We passed Kirk and hit the beach about 5 minutes before he did; pulled the boat up and started to drop cloth. He needed help getting his boat up the beach, so we went to assist before getting our own sails down. By this time lightning was CLOSE and we knew it was about to be on us.

Pulled the jib and rolled it, had the main on the deck and were starting to roll it up as well when all hell broke loose. The N20c started making it's way across the yard at the YC and was only saved by the trap wires snagging in a tree. Kirk helped us hold the boat down, but even without sails up, it took all three of us and it was still trying to get up and go. I was sitting on the stbd hull, looking up wind with one hand on the mast rotation and one on the unrolled mainsail.

As the only person with the vantage point to look up wind, I was calling flying boats and debris as stuff came our way to warn Brian and Kirk. I feel certain that we experienced 70+ mph winds and was surprised that we didn't have one of the big trees just windward of us come down. I've been outside and within 1/4 mile of a tornado and that is the closest thing that I can think of to what this was like, but instead of lasting for 60-90 seconds, the insane wind held for 5-6 minutes! We could see that out on the beach the sea state was BAD and that the wave had built to ~5'. Even with the T trying to fly away, we yelled back and forth regarding the whereabouts of the others....

Unfortunately after several minutes, I couldn't keep the mainsail down any longer with one hand, but couldn't even think about letting go of the mast. The deep chord on the Marstrom 20 mast makes it oscillate like mad in that much breeze; it would have destroyed itself and almost certainly flipped the boat had it not stayed under control. Even with it held straight into the wind, it took all three of us to hold the boat down.

The wind finally backed enough to go recover the now thrashed main (this was it's first race) and start removing debris from the boat and finish our tear down. We immediately started trying to contact the other cat sailors, but to no avail; within another 30-45 minutes though, they started to trickle in, driven by good Samaritans from where they had come ashore during the storm. The last of the "fast" boats to be accounted for was Andy and Rundell, they had sailed past the YC and had to feel their way along the shore to find the club again. Lucky for them, they hit the beach just a minute or two before the storm and were able to hold their boat down even with the sails up.

By now emergency vehicles and news crews were showing up at FYC, we decided to eat at the club and ended up talking to a couple of news crews and other sailors to start piecing together what had transpired out on the water.

Got up Sunday and went to pick up pieces of boats strewn up the coat line.

- Regarding best course of action if faced with those conditions:
Having been on the water, ~1 1/2 miles off shore when the storm hit on the last day of the Worrell in '02, I can tell you that flipping and/or turtle isn't a very fun situation. The boat was still doing 4-5 kts on it's side, which resulted in breaking the top 3-4 battens and damaging the main sail. Honestly though, you don't have a choice, there is no keeping them upright in those conditions. The boats that were destroyed were ridden "to the beach" capsized and then pile driven into rock and wood seawalls. They would have never been able to go full turtle and if they had, even more complications could have arisen; imagine now having mast, sails, rigging, loose in the water and having to negotiate that while trying to not get smashed into the shore by 6' waves filled with debris blown/washed off of nearby docks.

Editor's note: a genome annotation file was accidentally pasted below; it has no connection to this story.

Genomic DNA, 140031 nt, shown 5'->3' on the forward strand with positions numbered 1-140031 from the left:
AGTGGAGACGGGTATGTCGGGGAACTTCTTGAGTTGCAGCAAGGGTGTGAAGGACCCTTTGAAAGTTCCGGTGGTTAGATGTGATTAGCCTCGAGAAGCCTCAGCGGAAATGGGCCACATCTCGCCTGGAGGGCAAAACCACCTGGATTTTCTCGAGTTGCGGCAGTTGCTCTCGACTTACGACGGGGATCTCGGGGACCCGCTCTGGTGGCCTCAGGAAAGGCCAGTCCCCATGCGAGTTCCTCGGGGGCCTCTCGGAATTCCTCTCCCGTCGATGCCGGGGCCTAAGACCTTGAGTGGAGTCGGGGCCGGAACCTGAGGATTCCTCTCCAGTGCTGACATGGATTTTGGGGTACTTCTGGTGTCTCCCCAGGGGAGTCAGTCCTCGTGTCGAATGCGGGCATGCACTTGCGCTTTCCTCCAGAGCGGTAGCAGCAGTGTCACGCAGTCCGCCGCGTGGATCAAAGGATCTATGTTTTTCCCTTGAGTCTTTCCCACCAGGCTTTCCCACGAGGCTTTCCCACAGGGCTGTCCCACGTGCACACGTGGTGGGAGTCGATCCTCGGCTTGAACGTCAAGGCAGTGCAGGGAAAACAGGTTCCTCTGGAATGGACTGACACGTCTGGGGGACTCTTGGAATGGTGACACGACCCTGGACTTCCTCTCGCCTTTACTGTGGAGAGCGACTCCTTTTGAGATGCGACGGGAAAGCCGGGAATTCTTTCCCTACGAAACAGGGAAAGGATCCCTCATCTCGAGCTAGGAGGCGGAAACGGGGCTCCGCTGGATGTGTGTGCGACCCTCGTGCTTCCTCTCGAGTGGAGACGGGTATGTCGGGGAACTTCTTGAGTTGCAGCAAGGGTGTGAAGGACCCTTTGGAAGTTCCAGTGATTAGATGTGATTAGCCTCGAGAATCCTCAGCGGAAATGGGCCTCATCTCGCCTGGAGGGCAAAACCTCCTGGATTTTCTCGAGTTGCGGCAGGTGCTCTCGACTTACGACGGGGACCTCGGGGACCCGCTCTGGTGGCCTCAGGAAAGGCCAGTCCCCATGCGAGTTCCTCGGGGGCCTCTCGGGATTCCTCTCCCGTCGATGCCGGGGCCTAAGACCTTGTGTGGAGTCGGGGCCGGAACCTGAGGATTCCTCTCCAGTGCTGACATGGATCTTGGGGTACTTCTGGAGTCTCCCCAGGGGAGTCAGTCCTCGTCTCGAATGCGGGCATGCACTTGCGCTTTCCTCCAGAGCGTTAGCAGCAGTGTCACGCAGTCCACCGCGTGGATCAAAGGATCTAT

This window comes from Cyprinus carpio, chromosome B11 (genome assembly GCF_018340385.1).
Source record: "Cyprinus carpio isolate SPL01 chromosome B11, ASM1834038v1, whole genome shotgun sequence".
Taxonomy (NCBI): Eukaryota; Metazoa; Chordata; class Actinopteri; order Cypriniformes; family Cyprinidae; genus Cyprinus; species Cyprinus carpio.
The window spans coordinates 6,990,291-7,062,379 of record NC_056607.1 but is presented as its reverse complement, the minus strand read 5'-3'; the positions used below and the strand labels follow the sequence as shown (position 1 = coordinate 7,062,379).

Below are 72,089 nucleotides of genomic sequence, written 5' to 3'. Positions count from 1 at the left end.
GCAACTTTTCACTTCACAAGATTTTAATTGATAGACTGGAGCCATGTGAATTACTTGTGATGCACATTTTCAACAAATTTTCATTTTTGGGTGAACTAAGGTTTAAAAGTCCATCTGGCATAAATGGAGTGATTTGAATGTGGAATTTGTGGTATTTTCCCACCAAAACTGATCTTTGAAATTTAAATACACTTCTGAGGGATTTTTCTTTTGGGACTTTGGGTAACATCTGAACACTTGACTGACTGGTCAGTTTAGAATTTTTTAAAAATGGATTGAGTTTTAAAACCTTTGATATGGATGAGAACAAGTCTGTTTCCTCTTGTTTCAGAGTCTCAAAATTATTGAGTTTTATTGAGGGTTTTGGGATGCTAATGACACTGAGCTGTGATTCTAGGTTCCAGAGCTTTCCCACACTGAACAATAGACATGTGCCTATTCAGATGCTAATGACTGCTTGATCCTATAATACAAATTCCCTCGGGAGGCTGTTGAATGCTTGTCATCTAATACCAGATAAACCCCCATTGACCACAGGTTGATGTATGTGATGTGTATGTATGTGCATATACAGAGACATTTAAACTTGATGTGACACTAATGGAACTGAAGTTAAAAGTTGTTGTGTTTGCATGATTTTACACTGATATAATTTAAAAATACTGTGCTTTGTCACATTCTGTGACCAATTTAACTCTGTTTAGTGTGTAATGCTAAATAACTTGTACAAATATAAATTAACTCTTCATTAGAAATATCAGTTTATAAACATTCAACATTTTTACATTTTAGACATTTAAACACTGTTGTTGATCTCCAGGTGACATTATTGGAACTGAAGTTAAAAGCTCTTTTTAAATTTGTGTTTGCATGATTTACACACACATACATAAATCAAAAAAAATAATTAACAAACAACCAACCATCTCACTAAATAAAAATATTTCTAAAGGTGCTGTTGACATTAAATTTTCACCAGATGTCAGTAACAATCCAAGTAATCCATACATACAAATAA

Best possible plan, get to shore and ride it out from there if possible.

I don't know the H16 guys, but almost all of the other cat sailors are long time friends and I consider us very lucky to have not had someone seriously injured or worse.

It's my opinion that for the most part, we, the beach cat group, were better prepared than most of the monohull guys. We're forced to deal with the elements and aren't provided with the shelter, comfort and assurance that most mono's bring. For those reasons, we tend to be more appropriately dressed for the conditions and are almost always wearing a life jacket.

The number one thing that I told the news people and we discussed as a group was that, we are our own arbiters of safety and our brain is the #1 piece of equipment we carry. Know your limits/abilities, maintain your equipment, plan within reason for the conditions and at some point, that's the best you can do short of taking up golf...

Re: Mobile bay regatta [Re: KevinRejda] #278609
04/28/15 09:11 AM
04/28/15 09:11 AM
Joined: Jun 2001
Posts: 3,906
Clermont, FL, USA
David Ingram Offline
Carpal Tunnel
David Ingram  Offline
Carpal Tunnel

Joined: Jun 2001
Posts: 3,906
Clermont, FL, USA


David Ingram
F18 USA 242
http://www.solarwind.solar

"Do or do not. There is no try." - Yoda
"Excuses are the tools of the weak and incompetent" - Two sista's I overheard in the hall
"You don't have to be a brain surgeon to be a complete idiot, but it helps"
Re: Mobile bay regatta [Re: dave mosley] #278610
04/28/15 09:12 AM
04/28/15 09:12 AM

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MN3
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MN3
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thanks for the write up Will, glad your ok